Germany’s long-established, but consistently marginal, pensioners’ party Die Grauen
have been hit by financial scandal, reports reports Kölnische Rundschau
(10 October 2007) in a reference very kindly sent by Michael Koss. Four party leaders as well as the Greys’ charismatic founder and leader, 82 year old Trude Unruh are implicated in a scandal involving the faking of receipts for donations and (as I think) and holding of undeclared party meeting in the guise of educational seminars. 60 Officals from the regional public prosecutors office and tax authorities raided and searched 22 business premises associated with the party and foundations and associations linked to it in six cities in North Rhine Westphalen. Germany’s party financing regime offers reasonably generous funding for minor parties able to pull in at least 1 per cent (I think) of the national poll in federal elections – which Die Grauen
have generally managed – and in 2006 the party received 1.3 million euros in Federal subsidies. Party spokesmen denied tax evasion or fraud, claiming the accusations were driven by personal resentments of members passed over (I think) in elections.
Trude Unruh, briefly a Bundestag MP between 1987 and 1990 as an independent co-opted on the Green list, made her name through fiery parliamentary speeches advocating old people’s interests, founded Grey Panthers movement as an advocacy group for older people in her home city of Wuppterpal in 1975.
As Flickr photographer rrho notes, the Greys have recently toned down the militant rhetoric of social protest, emphasing instead with a strong undercurent of populism that they are ‘young’ (at heart) and ‘neutral’, bringing some success in regional elections in Berlin last year, another of the party’s strongholds (relatively speaking), where they entered the city council.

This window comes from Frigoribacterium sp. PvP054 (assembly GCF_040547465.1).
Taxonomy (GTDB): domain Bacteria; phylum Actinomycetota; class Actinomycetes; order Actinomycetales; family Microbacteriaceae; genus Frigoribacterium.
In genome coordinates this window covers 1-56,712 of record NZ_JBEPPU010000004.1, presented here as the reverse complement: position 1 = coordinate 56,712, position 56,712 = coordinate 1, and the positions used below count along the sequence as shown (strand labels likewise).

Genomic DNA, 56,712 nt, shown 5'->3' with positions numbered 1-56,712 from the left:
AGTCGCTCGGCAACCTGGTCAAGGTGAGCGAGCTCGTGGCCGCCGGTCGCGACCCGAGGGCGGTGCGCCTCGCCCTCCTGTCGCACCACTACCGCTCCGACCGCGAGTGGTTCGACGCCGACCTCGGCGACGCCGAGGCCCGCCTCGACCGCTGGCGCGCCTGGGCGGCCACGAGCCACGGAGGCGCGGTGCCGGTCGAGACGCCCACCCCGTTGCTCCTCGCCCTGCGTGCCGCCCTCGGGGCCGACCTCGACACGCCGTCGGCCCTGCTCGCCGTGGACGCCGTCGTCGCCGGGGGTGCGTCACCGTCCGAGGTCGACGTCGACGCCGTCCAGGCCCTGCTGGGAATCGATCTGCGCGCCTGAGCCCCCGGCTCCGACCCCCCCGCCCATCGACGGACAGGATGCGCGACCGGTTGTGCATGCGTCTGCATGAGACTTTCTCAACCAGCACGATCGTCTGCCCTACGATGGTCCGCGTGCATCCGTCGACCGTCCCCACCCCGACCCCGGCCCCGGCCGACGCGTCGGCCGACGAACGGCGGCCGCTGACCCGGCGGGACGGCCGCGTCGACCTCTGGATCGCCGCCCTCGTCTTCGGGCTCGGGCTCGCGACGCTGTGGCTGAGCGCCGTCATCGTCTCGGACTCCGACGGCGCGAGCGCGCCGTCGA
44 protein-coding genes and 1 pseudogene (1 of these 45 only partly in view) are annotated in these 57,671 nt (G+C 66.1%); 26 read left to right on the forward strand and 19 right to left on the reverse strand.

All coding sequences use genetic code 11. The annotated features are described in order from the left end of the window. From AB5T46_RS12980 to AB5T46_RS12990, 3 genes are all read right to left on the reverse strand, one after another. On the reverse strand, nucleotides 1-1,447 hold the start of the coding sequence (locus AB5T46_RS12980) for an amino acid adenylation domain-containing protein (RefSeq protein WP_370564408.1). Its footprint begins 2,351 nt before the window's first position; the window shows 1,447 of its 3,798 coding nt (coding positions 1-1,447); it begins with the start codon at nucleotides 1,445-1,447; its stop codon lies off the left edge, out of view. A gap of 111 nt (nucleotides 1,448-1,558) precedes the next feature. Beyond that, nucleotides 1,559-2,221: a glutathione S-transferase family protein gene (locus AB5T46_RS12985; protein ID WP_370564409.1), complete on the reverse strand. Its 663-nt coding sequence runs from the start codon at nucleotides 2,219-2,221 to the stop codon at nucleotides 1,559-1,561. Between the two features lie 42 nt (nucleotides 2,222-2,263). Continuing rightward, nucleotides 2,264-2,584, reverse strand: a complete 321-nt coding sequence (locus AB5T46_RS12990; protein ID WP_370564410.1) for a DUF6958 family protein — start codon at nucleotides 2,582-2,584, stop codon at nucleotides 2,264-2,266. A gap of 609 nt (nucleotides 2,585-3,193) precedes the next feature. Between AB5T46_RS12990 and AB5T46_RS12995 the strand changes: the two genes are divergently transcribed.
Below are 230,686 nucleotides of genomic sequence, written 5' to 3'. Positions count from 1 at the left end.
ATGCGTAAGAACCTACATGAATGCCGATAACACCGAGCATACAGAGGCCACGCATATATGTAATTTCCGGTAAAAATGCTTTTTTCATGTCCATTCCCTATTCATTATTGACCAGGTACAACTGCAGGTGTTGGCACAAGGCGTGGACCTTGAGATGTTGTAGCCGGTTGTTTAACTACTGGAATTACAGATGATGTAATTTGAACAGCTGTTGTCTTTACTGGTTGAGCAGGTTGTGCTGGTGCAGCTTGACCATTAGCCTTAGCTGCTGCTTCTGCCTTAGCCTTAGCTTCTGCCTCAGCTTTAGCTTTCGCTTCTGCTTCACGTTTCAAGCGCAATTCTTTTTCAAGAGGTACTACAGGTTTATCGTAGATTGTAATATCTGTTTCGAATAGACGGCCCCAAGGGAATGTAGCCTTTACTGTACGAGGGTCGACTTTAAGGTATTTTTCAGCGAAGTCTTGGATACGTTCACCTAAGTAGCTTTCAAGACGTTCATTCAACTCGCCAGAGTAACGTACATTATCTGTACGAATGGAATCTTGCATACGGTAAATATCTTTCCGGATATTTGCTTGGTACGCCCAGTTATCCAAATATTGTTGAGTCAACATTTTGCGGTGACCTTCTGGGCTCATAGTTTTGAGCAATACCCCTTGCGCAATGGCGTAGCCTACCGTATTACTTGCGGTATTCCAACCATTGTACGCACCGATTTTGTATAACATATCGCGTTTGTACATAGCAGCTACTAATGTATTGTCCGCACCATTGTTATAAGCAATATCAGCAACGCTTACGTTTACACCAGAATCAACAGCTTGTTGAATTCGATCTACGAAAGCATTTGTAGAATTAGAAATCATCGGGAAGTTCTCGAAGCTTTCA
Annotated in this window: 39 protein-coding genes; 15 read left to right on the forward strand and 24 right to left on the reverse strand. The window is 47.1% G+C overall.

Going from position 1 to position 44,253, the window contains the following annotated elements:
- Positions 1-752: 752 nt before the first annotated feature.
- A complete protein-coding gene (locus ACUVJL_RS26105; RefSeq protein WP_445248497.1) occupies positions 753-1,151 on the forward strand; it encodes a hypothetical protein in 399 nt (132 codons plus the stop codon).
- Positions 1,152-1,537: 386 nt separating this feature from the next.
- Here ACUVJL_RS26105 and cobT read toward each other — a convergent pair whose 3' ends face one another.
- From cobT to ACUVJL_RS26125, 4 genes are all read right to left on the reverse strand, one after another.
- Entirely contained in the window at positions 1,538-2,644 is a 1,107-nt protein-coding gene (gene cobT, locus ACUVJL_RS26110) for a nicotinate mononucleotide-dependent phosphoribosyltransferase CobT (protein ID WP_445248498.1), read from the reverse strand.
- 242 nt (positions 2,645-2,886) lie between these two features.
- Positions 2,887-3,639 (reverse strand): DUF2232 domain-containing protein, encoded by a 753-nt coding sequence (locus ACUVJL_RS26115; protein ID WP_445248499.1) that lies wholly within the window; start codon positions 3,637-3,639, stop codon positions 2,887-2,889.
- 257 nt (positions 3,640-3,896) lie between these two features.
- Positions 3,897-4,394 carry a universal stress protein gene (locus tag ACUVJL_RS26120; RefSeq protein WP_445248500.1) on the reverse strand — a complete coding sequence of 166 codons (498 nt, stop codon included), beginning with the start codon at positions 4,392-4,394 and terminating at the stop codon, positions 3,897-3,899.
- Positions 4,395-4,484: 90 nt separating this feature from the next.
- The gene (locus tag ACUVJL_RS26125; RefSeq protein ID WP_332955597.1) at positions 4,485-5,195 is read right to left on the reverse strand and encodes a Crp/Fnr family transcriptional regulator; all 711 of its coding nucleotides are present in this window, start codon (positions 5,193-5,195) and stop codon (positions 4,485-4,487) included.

Meanwhile, Israel News International reports
Israel’s pensioners party, Gil, one of
‘grey’ parties actually in government (the other is in Slovenia) has also been hit by splits and scandal. Eralier this week Gil seemed to be acting as a classic small interest party exercising its ‘blackmail potential’ bythreatening to leave the Kadima-Labour-Shas coalition, unless it agreed to stump up for increased pensions. Cynics would see this an attempt to raise the party’s visibility after a slide in the polls, apparent However, Gil has lost support in recent polls because of its backtracking on several campaign promises and internal scandals (yes, here too!) concerning an alleged sexual assault on a party activist by a Gil deputy
, financial impropriety
(adding an unauthorised signatory with the power to draw on party accounts) and violations of campaign contribution laws.
In the Israeli context, in addition to an ageing population and a growing number of retirees, pension issues are further complicated by the fact that 11% of the country’s 729,577 pensioners (as of August 2007) receive only a basic pensioner entitlement stemming from the fact of having immigrated to Israel when already past official retirement age (61 years four months for women and 66 years four months for men). Pensioner poverty is also high with 26% of pensioners or their spouses receiving supplementary benefits from the state. The leader of the Gil parliamentary group, Moshe Sharoni, also made its continuation in the coalition condition that no proposals for the division were agreed by the government.
However, Ha’aretz and Jersualem Post later reported, Sharoni’s line now seems to have been more of a personal initiative, which antagonised other Gil deputies who voted 4-3 to remove him from his post, raising the likelihood that Israeli’s Greys – true to the country’s traditions of fissiparous minor party politics – will split. His critics objected to him breaching coalition agreements by unsuccessfully trying to push through a bill hiking pensions by a massive 20% (from 16% to 20% of average salary – not too high in relative terms) usuing his post as Chair of the Knesset Labour and Welfare Committee. His recent statements about female party employees and the Israel courts have also beeen considered embarassing.